Kenya burns five tons of ivory
Manyani - Kenya's President Mwai Kibaki on Wednesday ignited five tons of ivory stockpiled in the country since being seized in Singapore nearly a decade ago.
Using a long stick with a ball of fuel-doused cloth at the end, Kibaki lit the tall pyre of 4.967 tons of elephant tusks smuggled from Malawi, Tanzania and Zambia and intercepted in Singapore in 2002.
"We must all appreciate the negative effects of illegal trade to our national economies," Kibaki said. "We cannot afford to sit back and allow criminal networks to destroy our common future."
"Through the burning of contraband ivory, therefore, we are sending a clear message to poachers and illegal traders in wildlife about our collective resolve to fight this crime in our region and beyond," he added.
Some 335 tusks and 42 553 ivory carvings went up in smoke at the Manyani wildlife rangers training institution in eastern Kenya.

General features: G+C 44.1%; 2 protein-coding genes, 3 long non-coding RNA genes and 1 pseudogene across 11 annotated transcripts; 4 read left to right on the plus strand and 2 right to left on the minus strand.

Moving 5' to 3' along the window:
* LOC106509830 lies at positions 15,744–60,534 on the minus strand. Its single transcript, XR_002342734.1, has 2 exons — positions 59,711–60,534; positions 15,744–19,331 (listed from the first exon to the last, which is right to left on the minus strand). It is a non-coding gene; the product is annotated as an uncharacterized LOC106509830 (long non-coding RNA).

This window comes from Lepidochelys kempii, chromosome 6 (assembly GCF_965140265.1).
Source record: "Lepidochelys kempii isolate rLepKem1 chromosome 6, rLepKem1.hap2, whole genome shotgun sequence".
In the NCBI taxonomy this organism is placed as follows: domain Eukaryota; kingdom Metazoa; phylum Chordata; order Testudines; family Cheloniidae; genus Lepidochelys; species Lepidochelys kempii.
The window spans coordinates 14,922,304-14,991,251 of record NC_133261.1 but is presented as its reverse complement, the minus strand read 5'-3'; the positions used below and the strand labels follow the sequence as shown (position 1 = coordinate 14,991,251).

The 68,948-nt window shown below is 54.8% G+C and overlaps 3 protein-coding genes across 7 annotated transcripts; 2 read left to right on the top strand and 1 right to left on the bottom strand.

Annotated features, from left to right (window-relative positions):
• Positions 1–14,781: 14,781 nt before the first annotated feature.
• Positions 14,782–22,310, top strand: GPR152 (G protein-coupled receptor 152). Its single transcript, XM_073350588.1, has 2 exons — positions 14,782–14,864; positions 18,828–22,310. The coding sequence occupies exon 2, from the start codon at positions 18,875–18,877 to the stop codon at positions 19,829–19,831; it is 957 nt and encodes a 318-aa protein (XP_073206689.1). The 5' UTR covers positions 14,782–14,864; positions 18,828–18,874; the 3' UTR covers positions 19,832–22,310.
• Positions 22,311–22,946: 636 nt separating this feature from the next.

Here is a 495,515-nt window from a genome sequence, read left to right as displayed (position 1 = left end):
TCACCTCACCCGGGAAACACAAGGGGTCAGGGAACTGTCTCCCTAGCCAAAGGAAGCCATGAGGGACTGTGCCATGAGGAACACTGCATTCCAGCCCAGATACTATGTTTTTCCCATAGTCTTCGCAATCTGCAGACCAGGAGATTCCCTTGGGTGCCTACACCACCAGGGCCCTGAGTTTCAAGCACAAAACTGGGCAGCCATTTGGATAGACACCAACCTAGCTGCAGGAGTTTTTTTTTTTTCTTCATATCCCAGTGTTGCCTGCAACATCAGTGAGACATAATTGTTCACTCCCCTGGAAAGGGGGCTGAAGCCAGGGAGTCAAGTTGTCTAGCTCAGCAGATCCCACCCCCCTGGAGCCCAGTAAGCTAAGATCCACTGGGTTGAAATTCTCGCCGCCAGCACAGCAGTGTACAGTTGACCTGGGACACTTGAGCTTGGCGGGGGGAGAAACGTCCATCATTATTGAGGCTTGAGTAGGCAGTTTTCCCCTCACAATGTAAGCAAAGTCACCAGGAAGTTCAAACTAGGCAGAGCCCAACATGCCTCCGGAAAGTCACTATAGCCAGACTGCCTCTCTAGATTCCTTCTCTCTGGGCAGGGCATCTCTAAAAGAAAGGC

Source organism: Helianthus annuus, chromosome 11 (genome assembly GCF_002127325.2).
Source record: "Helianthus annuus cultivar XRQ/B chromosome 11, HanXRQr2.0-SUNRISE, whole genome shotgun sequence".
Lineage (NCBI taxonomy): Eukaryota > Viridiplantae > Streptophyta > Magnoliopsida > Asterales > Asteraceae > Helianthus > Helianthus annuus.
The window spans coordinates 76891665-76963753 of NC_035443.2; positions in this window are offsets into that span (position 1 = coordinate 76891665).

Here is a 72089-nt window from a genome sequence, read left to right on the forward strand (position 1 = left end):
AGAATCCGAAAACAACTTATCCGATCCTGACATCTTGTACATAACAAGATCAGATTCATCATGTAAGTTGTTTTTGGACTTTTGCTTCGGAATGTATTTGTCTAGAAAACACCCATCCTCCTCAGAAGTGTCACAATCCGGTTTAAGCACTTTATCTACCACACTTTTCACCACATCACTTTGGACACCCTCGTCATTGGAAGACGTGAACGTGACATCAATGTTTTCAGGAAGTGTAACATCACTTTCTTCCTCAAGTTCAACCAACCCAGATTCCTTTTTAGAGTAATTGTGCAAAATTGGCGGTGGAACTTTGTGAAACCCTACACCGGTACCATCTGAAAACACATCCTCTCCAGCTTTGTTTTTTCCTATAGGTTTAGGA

The destruction followed an agreement reached by Malawi, Tanzania and Kenya in May in Nairobi under the Lusaka Agreement Task Force.
The task force is charged with implementing the 1992 Lusaka Agreement designed to help African law enforcement agencies tackle wildlife smuggling.
Wednesday's burning was the first involving regional countries, but the third in Africa.
Kenya in 1989 torched 12 tons of ivory, three years later Zambia also burnt a stockpile of smuggled tusks.
Africa is home to 472 269 elephants whose survival is threatened by poaching and illegal trade in game trophy as is rising population causing wildlife habitat loss.
The site of the Wednesday's ivory burning also bore symbolism. The national wildlife rangers institution is in the Tsavo National Park, which is Kenya's leading elephant sanctuary.
A census done earlier this year in the Tsavo ecosystem counted a total of 12 572 elephants.
Wildlife officials said a monument will be erected at the burning site.